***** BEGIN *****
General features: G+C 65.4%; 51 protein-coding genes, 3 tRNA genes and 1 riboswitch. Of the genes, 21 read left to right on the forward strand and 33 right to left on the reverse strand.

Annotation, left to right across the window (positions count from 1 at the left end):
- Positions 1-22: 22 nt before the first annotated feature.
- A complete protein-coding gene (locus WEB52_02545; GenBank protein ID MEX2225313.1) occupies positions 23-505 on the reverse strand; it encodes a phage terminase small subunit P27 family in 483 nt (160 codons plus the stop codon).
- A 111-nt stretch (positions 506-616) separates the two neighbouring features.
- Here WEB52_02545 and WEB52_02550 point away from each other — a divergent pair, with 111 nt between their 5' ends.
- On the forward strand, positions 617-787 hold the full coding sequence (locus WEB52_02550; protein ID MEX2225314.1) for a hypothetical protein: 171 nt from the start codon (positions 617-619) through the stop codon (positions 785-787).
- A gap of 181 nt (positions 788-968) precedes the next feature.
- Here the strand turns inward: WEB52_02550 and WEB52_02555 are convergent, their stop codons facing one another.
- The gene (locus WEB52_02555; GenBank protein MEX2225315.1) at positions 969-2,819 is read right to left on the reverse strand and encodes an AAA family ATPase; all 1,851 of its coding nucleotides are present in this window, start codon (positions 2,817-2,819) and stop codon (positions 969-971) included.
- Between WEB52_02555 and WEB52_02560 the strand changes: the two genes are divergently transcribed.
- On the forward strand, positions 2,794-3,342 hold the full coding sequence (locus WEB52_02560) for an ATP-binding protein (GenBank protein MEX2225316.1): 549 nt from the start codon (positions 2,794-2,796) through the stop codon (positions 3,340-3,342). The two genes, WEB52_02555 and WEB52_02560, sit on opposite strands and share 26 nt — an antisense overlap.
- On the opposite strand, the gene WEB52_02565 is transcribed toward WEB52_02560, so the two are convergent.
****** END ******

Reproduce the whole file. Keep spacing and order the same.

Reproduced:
General features: G+C 65.4%; 51 protein-coding genes, 3 tRNA genes and 1 riboswitch. Of the genes, 21 read left to right on the forward strand and 33 right to left on the reverse strand.

Annotation, left to right across the window (positions count from 1 at the left end):
- Positions 1-22: 22 nt before the first annotated feature.
- A complete protein-coding gene (locus WEB52_02545; GenBank protein ID MEX2225313.1) occupies positions 23-505 on the reverse strand; it encodes a phage terminase small subunit P27 family in 483 nt (160 codons plus the stop codon).
- A 111-nt stretch (positions 506-616) separates the two neighbouring features.
- Here WEB52_02545 and WEB52_02550 point away from each other — a divergent pair, with 111 nt between their 5' ends.
- On the forward strand, positions 617-787 hold the full coding sequence (locus WEB52_02550; protein ID MEX2225314.1) for a hypothetical protein: 171 nt from the start codon (positions 617-619) through the stop codon (positions 785-787).
- A gap of 181 nt (positions 788-968) precedes the next feature.
- Here the strand turns inward: WEB52_02550 and WEB52_02555 are convergent, their stop codons facing one another.
- The gene (locus WEB52_02555; GenBank protein MEX2225315.1) at positions 969-2,819 is read right to left on the reverse strand and encodes an AAA family ATPase; all 1,851 of its coding nucleotides are present in this window, start codon (positions 2,817-2,819) and stop codon (positions 969-971) included.
- Between WEB52_02555 and WEB52_02560 the strand changes: the two genes are divergently transcribed.
- On the forward strand, positions 2,794-3,342 hold the full coding sequence (locus WEB52_02560) for an ATP-binding protein (GenBank protein MEX2225316.1): 549 nt from the start codon (positions 2,794-2,796) through the stop codon (positions 3,340-3,342). The two genes, WEB52_02555 and WEB52_02560, sit on opposite strands and share 26 nt — an antisense overlap.
- On the opposite strand, the gene WEB52_02565 is transcribed toward WEB52_02560, so the two are convergent.